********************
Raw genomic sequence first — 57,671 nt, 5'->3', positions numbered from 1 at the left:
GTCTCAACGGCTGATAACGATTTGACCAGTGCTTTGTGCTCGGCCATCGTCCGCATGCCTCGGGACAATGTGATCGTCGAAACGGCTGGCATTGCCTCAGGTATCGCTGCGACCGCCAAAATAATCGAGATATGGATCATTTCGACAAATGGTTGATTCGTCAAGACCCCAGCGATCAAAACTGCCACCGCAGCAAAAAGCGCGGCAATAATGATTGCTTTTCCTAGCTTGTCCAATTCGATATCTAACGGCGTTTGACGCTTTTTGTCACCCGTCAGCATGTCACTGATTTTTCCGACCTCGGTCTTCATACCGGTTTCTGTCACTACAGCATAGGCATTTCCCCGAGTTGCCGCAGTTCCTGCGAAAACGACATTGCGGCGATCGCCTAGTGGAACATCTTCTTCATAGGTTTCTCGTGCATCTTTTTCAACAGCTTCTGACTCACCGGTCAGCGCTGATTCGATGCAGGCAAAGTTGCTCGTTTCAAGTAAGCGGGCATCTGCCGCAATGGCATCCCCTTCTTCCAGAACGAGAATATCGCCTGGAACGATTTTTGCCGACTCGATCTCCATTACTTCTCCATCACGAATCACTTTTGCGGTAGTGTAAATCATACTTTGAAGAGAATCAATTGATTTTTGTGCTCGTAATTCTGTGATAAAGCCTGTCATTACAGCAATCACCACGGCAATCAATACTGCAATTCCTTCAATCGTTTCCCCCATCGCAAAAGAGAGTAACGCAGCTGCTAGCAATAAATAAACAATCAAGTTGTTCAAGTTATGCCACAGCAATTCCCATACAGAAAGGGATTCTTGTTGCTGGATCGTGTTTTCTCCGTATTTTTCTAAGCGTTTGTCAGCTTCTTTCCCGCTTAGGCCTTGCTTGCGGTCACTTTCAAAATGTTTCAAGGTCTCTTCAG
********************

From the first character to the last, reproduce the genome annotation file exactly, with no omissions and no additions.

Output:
Raw genomic sequence first — 57,671 nt, 5'->3', positions numbered from 1 at the left:
GTCTCAACGGCTGATAACGATTTGACCAGTGCTTTGTGCTCGGCCATCGTCCGCATGCCTCGGGACAATGTGATCGTCGAAACGGCTGGCATTGCCTCAGGTATCGCTGCGACCGCCAAAATAATCGAGATATGGATCATTTCGACAAATGGTTGATTCGTCAAGACCCCAGCGATCAAAACTGCCACCGCAGCAAAAAGCGCGGCAATAATGATTGCTTTTCCTAGCTTGTCCAATTCGATATCTAACGGCGTTTGACGCTTTTTGTCACCCGTCAGCATGTCACTGATTTTTCCGACCTCGGTCTTCATACCGGTTTCTGTCACTACAGCATAGGCATTTCCCCGAGTTGCCGCAGTTCCTGCGAAAACGACATTGCGGCGATCGCCTAGTGGAACATCTTCTTCATAGGTTTCTCGTGCATCTTTTTCAACAGCTTCTGACTCACCGGTCAGCGCTGATTCGATGCAGGCAAAGTTGCTCGTTTCAAGTAAGCGGGCATCTGCCGCAATGGCATCCCCTTCTTCCAGAACGAGAATATCGCCTGGAACGATTTTTGCCGACTCGATCTCCATTACTTCTCCATCACGAATCACTTTTGCGGTAGTGTAAATCATACTTTGAAGAGAATCAATTGATTTTTGTGCTCGTAATTCTGTGATAAAGCCTGTCATTACAGCAATCACCACGGCAATCAATACTGCAATTCCTTCAATCGTTTCCCCCATCGCAAAAGAGAGTAACGCAGCTGCTAGCAATAAATAAACAATCAAGTTGTTCAAGTTATGCCACAGCAATTCCCATACAGAAAGGGATTCTTGTTGCTGGATCGTGTTTTCTCCGTATTTTTCTAAGCGTTTGTCAGCTTCTTTCCCGCTTAGGCCTTGCTTGCGGTCACTTTCAAAATGTTTCAAGGTCTCTTCAG